For him it rains, for her it pours: how weather and gender impact consumption
Marketers and business managers benefit from knowing why weather may be associated with increased consumption, and how this process may differ across men and women, according to UNSW Business School research
From the food we eat, the clothes we wear, the cars we drive, even the house we buy – many of our purchase decisions are influenced by the weather. The weather affects consumers’ mood, which influences buying behaviour and dictates where they purchase, what they are buying, and even how much they are willing to spend. The British Retail Consortium says the weather has the most significant influence on consumer behaviour after the economy. In the US, the weather affects around US$3 trillion ($3.9 trillion) worth of business in the private sector alone.
But the effects of weather are far more pervasive than obvious examples of thermoregulatory consumption, like buying ice cream to cool down on hot days, or shopping for umbrellas when it’s raining. Understanding the links between weather and people’s consumption patterns can pay enormous dividends for marketers, business managers, and their brands.
The link between weather and consumption behaviour
How strongly weather affects a person’s consumption depends on their gender, according to the findings of a recent study: Weather, Affect, and Preference for Hedonic Products: The Moderating Role of Gender. In the paper, researchers including UNSW Business School’s Rahul Govind, Senior Lecturer in the School of Marketing, and Nitika Garg, Associate Professor in the School of Marketing, explain how and why women and men differ in their hedonic consumption in response to the weather. Particularly during bad weather conditions – such as cold, rain and snow – the findings suggest that stressing specific shopping categories’ pleasurable benefits can help brands increase total sales.
Physiologically speaking, past studies show women are more susceptible to mood disorders due to fluctuations in their hormones such as estrogen. In turn, this affects neurotransmitters such as dopamine, adrenaline and serotonin, which influences individuals’ affective state and their need for stimulation. Therefore, because weather conditions such as sunlight also increase dopamine and serotonin, women tend to react differently (more significantly) to weather than men.
The authors' research comprises seven studies: a mix of secondary data, lab experiments, and national surveys that examine both food and non-food consumption. Across the studies, the researchers measure and manipulate weather conditions and consistently find that while weather increases hedonic consumption for both genders, consumption is far stronger among women.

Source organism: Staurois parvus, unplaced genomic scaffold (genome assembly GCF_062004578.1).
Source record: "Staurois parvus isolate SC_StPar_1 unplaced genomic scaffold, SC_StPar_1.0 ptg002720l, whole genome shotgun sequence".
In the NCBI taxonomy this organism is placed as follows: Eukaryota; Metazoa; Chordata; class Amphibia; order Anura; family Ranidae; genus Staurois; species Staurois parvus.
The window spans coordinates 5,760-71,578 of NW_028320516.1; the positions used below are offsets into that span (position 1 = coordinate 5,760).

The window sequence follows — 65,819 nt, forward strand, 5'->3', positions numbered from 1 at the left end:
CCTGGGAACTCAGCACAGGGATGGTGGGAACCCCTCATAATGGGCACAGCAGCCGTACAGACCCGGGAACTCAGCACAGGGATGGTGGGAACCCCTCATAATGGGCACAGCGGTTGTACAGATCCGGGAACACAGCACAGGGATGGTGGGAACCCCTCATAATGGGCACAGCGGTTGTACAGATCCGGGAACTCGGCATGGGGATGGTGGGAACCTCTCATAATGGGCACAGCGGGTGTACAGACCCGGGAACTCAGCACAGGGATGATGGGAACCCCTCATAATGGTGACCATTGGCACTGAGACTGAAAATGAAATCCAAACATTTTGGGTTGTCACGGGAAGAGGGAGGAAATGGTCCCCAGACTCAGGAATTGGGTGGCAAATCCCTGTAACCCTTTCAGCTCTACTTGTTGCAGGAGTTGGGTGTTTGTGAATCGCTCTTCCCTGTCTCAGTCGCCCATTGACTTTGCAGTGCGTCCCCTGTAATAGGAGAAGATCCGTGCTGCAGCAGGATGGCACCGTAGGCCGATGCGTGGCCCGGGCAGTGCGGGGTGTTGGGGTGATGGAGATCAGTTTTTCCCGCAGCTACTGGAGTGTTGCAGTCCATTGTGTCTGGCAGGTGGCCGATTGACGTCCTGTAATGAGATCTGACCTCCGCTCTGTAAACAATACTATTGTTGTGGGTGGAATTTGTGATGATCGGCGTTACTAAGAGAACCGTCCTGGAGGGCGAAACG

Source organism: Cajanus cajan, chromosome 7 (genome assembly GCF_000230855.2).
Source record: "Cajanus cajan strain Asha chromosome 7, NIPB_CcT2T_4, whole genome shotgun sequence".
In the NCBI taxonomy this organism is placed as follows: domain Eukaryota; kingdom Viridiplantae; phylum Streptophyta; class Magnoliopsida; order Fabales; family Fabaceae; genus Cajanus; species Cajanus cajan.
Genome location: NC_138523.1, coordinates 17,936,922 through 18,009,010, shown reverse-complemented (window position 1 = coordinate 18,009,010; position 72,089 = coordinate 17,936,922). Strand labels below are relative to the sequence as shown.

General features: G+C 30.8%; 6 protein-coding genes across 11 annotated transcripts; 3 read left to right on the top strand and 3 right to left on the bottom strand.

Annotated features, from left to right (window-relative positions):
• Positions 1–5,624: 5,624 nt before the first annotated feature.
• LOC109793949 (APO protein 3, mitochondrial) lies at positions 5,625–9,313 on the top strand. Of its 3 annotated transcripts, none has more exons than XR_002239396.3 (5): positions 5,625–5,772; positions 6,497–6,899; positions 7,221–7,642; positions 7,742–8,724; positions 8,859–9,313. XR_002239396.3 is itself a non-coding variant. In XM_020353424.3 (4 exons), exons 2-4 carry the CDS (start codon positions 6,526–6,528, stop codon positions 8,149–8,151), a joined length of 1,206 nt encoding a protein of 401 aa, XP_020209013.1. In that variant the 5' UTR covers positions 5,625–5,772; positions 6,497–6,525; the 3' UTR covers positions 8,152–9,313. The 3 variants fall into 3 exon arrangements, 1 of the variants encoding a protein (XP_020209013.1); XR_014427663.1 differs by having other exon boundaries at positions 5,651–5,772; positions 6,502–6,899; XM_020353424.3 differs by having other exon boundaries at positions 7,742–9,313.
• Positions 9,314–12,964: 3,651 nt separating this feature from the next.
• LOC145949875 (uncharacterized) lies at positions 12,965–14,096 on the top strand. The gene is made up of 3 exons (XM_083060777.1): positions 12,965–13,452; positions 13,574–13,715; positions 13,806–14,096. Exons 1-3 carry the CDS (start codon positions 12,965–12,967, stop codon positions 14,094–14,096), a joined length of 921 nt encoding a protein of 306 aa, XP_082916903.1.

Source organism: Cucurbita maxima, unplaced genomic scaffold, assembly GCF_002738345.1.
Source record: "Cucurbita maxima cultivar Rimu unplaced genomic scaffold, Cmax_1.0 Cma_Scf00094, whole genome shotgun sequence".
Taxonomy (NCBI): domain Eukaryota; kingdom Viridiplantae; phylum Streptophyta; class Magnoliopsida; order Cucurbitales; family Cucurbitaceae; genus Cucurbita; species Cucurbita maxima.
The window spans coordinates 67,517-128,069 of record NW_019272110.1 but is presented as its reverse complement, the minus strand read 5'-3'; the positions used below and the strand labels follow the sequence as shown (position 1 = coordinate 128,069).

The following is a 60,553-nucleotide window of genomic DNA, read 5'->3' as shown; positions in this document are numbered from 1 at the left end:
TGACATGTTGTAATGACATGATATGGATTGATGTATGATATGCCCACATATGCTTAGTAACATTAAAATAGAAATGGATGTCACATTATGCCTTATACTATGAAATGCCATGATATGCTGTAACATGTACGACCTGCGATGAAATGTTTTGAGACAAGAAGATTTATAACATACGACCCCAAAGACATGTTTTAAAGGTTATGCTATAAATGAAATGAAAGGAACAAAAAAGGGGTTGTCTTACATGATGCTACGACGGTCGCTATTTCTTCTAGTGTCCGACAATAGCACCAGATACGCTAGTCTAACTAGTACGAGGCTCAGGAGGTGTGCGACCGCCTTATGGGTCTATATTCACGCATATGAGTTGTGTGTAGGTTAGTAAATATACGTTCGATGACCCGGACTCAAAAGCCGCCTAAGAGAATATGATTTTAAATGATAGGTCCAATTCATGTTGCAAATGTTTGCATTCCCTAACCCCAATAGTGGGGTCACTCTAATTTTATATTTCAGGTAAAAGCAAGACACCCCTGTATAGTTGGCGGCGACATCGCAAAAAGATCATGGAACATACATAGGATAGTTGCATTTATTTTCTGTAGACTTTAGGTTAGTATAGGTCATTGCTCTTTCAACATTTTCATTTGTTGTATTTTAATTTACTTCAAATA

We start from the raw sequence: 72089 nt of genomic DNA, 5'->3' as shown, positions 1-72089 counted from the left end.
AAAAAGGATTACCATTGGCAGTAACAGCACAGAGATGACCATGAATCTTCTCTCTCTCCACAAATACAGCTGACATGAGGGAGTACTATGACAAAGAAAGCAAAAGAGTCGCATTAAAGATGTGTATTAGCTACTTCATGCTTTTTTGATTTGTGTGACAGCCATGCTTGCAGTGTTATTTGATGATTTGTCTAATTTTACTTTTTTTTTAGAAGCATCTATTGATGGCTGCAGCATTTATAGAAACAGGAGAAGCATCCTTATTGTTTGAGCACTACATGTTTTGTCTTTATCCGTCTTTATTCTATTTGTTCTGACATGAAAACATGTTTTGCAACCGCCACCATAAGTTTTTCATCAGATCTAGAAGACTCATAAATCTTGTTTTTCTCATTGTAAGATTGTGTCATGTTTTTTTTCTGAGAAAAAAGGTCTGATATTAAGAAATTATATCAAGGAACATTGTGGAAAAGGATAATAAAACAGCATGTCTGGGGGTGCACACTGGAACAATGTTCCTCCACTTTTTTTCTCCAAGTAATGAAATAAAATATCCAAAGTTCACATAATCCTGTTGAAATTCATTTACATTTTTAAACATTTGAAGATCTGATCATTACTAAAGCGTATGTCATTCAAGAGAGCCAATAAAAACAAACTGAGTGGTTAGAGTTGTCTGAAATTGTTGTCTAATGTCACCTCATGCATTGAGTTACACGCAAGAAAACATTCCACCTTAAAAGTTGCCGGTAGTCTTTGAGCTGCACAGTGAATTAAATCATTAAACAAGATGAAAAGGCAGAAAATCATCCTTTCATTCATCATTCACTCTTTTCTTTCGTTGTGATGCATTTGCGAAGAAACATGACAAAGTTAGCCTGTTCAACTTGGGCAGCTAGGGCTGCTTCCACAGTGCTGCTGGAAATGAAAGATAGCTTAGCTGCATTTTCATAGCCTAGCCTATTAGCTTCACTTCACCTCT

“We find that unpleasant weather conditions increase negative mood, and this increases hedonic consumption. Women experience a compounded weather-mood-consumption effect; i.e., a stronger mood response to unfavourable weather conditions and a higher likelihood of consuming hedonic goods in response to the negative weather-induced mood,” says A/Prof. Garg.
The most surprising finding was just how strong the gender effect was across both food and non-food goods, says A/Prof. Garg. For example, in experimental conditions, women reported a 60 per cent higher decline in mood in ‘bad’ compared to ‘good’ weather conditions than men. In turn, this negative mood led to an 80 per cent higher preference for chocolates and cookies. And in another study that captured actual weather conditions based on the temperature and precipitation conditions for everyone, women again reported an increased preference for hedonic food consumption by 80-100 per cent, in response to weather-induced negative mood.
“What we found was, again and again, this huge uptick in women experiencing negative effect because of negative weather changes and how they responded to it by increased hedonic consumption,” says A/Prof. Garg.
A framework for understanding consumer decisions
Companies such as WeatherIO, Mediasynced, WeatherUnlocked and Groundtruth already take advantage of real-time local weather targeted advertising. But most advertisements today only focus on the thermoregulatory sales of products, such as coffee in winter and ice cream in summer, for example. Yet the authors say that even brands selling luxury goods can benefit from weather-based marketing insights, that differ between men and women.
Therefore, the authors urge marketers and business managers to utilise weather forecasts to better prepare and respond effectively with appropriate marketing strategies – advertising, promotions, product availability and emotion-rich imagery – to showcase the fun and pleasurable benefits of certain products and brands during weather changes. They should also assess the differential efficacy of their marketing-mix spending targeted toward women versus men.
“Adding weather to the mix of environmental cues can provide a key tool to marketing executives in managing proximate cues (e.g., marketing-mix tactics) with distal cues such as weather. This combination can further help effective geo-targeting of consumers for sales and marketing interventions,” reiterates A/Prof. Garg.
Understanding the link between weather and consumption behaviour can help marketers and business managers better anticipate consumption patterns, which in turn will help them strategically plan activities such as production, advertising and promotion, and inventory management in the future.
For more information on consumer behaviour research, please contact Associate Professor Nitika Garg in the School of Marketing at UNSW Business School.